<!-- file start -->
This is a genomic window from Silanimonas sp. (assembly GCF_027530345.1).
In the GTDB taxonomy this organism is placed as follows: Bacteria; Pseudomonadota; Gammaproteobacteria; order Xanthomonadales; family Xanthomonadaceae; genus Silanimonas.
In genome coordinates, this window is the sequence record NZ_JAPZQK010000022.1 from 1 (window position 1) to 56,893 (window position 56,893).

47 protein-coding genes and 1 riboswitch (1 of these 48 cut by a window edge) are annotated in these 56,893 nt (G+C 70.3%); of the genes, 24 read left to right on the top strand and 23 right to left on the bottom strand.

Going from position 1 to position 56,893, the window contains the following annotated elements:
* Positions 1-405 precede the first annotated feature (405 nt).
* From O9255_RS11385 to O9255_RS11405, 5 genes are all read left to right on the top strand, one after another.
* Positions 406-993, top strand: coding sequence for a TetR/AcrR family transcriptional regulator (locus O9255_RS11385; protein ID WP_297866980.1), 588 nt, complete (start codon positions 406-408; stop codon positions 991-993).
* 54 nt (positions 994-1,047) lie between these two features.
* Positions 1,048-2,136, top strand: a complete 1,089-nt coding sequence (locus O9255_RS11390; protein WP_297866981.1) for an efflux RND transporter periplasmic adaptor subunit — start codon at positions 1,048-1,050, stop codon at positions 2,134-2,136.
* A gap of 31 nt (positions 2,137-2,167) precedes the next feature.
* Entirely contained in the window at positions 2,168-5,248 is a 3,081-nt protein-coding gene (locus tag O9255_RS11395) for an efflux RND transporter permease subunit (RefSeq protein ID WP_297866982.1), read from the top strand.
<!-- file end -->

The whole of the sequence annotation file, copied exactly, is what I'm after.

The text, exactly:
This is a genomic window from Silanimonas sp. (assembly GCF_027530345.1).
In the GTDB taxonomy this organism is placed as follows: Bacteria; Pseudomonadota; Gammaproteobacteria; order Xanthomonadales; family Xanthomonadaceae; genus Silanimonas.
In genome coordinates, this window is the sequence record NZ_JAPZQK010000022.1 from 1 (window position 1) to 56,893 (window position 56,893).

47 protein-coding genes and 1 riboswitch (1 of these 48 cut by a window edge) are annotated in these 56,893 nt (G+C 70.3%); of the genes, 24 read left to right on the top strand and 23 right to left on the bottom strand.

Going from position 1 to position 56,893, the window contains the following annotated elements:
* Positions 1-405 precede the first annotated feature (405 nt).
* From O9255_RS11385 to O9255_RS11405, 5 genes are all read left to right on the top strand, one after another.
* Positions 406-993, top strand: coding sequence for a TetR/AcrR family transcriptional regulator (locus O9255_RS11385; protein ID WP_297866980.1), 588 nt, complete (start codon positions 406-408; stop codon positions 991-993).
* 54 nt (positions 994-1,047) lie between these two features.
* Positions 1,048-2,136, top strand: a complete 1,089-nt coding sequence (locus O9255_RS11390; protein WP_297866981.1) for an efflux RND transporter periplasmic adaptor subunit — start codon at positions 1,048-1,050, stop codon at positions 2,134-2,136.
* A gap of 31 nt (positions 2,137-2,167) precedes the next feature.
* Entirely contained in the window at positions 2,168-5,248 is a 3,081-nt protein-coding gene (locus tag O9255_RS11395) for an efflux RND transporter permease subunit (RefSeq protein ID WP_297866982.1), read from the top strand.